But masks also come with their own set of challenges; nonverbal communication is critical in schools and masks make it extremely difficult. We are looking into ways to help students manage this new and difficult challenge.
What other things should school leaders be thinking about?
We’ve developed a list of questions we’re working through:
- Do we need to alter our transportation plan to allow for only one student per seat on a bus?
- What role could the antibody test play in how we set up the year?
- Do we need to remove or shutdown water fountains – and if so – how do we ensure students still have access to drinking water?
- How do we help students learn social distancing when so much of how they naturally communicate and interact happens closer than six feet apart?
- Should we look at alternate and non-traditional grade level configurations so that students who fell behind during this time have the time to catch up without being “held back”?
- How do we still have quality parent/guardian involvement when we will not be able to allow visitors on campus?
We are also looking at things we can do now to be better prepared for some version of online learning next year. Even in the best-case scenario, there will be times when individual students or staff have to be quarantined at home. In those cases, we are thinking through how we can act now to ensure a relatively seamless transition for them.
In addition to making sure we keep our chromebook “fleet” in good shape, we are looking at adding cameras to classrooms that will make it easy for teachers to essentially “flip a switch” and stream their in-person class online for kids who can’t be there in the room. Similarly, we are looking at ways to outfit classrooms to allow teachers to teach from home if they must be quarantined due to exposure but are not sick or showing symptoms and feel well enough to teach. All of this requires physical modifications and ordering equipment that is mostly back–ordered right now. If schools want to have these things in place for August, they must begin planning and ordering now.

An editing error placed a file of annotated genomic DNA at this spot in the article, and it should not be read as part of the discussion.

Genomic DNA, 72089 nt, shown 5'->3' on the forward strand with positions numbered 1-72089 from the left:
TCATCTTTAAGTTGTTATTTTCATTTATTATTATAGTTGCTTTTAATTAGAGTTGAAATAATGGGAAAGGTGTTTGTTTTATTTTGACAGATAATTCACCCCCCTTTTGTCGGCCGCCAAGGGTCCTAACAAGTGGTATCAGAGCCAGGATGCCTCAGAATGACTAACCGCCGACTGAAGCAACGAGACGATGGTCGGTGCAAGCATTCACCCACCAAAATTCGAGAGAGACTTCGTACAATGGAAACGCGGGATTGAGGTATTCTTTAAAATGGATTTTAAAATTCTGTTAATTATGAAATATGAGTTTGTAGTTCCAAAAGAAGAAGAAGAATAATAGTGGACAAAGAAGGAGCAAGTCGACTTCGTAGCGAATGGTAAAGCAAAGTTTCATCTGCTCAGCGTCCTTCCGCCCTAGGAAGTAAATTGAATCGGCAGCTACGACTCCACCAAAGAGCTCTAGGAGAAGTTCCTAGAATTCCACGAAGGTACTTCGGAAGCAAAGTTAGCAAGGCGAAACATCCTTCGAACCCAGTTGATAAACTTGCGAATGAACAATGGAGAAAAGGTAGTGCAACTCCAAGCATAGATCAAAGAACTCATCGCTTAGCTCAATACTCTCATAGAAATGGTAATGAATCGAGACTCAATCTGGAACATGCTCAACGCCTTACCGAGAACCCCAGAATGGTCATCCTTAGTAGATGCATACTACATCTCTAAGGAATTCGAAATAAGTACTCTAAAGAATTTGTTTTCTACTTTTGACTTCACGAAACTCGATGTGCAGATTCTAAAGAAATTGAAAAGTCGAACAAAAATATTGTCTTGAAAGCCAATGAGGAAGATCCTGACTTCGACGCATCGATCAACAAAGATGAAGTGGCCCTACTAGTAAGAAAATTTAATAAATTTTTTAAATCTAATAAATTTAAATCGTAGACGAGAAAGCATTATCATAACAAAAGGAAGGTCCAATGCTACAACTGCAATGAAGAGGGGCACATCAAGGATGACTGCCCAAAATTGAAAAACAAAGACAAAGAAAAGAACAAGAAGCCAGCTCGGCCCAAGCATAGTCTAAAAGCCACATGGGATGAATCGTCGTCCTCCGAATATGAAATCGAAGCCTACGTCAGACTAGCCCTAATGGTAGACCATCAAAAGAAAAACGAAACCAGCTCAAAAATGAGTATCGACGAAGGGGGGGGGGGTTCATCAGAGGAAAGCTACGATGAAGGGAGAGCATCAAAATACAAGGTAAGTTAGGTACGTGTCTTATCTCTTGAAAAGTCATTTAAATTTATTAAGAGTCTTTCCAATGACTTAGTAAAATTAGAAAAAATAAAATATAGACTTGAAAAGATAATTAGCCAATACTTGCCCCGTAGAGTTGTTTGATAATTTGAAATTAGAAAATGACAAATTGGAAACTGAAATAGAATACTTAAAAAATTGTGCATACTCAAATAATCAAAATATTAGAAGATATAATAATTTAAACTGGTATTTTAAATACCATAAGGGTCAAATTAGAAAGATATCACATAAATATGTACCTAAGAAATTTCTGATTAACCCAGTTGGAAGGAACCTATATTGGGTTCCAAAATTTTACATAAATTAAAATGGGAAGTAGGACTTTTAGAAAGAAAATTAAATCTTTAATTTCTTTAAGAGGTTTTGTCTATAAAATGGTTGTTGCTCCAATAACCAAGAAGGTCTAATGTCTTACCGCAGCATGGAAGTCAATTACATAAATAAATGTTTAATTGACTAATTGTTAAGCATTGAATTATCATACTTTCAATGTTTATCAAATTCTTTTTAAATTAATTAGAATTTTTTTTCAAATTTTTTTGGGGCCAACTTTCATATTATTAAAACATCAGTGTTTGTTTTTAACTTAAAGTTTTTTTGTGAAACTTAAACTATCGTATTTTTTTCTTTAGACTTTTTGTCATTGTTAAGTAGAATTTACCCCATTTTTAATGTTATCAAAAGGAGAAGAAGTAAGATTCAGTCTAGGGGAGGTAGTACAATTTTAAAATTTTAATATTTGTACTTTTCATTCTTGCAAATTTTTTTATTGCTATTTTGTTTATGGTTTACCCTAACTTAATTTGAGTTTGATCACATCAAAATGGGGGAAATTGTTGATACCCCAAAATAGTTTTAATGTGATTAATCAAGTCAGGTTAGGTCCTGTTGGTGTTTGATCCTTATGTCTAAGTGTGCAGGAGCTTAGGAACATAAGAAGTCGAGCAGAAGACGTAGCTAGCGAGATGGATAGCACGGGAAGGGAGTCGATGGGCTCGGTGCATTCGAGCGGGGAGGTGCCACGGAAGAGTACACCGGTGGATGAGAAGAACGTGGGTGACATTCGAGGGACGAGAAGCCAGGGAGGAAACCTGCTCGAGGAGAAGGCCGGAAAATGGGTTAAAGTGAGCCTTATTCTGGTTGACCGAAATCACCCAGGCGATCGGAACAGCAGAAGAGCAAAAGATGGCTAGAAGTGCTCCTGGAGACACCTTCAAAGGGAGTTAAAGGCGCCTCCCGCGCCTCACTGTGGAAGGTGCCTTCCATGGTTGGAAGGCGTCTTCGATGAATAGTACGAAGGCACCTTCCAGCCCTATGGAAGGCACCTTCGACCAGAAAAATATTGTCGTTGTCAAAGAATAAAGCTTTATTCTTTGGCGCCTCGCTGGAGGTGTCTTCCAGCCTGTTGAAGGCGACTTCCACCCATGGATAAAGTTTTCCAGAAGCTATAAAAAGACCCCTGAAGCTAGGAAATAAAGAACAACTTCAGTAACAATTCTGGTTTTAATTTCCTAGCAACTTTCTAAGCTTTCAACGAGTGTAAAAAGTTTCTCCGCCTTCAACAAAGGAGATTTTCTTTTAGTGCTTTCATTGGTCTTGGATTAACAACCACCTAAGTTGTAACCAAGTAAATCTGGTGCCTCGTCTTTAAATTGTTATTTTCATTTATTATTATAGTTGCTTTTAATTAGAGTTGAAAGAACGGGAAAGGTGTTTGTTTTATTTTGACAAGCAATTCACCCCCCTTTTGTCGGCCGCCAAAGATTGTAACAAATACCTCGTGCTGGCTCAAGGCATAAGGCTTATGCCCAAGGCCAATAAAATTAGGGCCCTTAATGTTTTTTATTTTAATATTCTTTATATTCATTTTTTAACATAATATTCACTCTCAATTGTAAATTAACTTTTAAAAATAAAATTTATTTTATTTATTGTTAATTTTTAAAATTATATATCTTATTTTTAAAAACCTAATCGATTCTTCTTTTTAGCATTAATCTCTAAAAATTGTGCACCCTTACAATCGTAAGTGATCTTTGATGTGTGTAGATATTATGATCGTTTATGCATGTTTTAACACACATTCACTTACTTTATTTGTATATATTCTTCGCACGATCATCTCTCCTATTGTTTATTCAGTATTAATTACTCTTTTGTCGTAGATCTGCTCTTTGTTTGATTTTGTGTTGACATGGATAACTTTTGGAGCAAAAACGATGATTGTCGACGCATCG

How can parents and guardians help?
The most important thing parents can do is something they are already good at – look out for the health and safety of their child. Both your child and all the other children at school are dependent on you keeping your child home if they are sick or if you know they have been exposed to COVID-19. Parents with children who are high risk might need to consider whether they want their children to return. Schools will take significant steps to keep everyone safe, but it is simply not possible to create an environment without risk right now. We are preparing plans that will allow individual students to quarantine if they are sick/exposed or stay home if they are high risk and still complete their schoolwork.
Parents should also be taking this time to teach children about social distancing. Kids have gotten a crash course in this over the past month. But for the most part, they have been at home with their families and thinking about social distancing has not been an everyday part of their lives. It is normal and developmentally appropriate for kids to seek physical connections like hugs and high-fives, but right now that can be unsafe for everyone. Parents should use time now and over the summer to teach kids to keep safe distances from others (including their friends) to help keep everyone safe and in school in the fall.
We have also seen (and smiled at) all your social media posts appreciating us! Please trust that we are missing your kids and want them back on campus as much as you do! While you have stepped in as your child’s homeschool teacher (and are maybe feeling a special level of appreciation for their classroom teacher) teacher appreciation week is next week. This year, may I suggest a gift card to a local restaurant for the classroom teacher (and a bottle of wine for the homeschool teacher)? Sarah Broome is the Founder and Executive Director of Thrive, a statewide residential school for students who face difficult obstacles along their education pathways.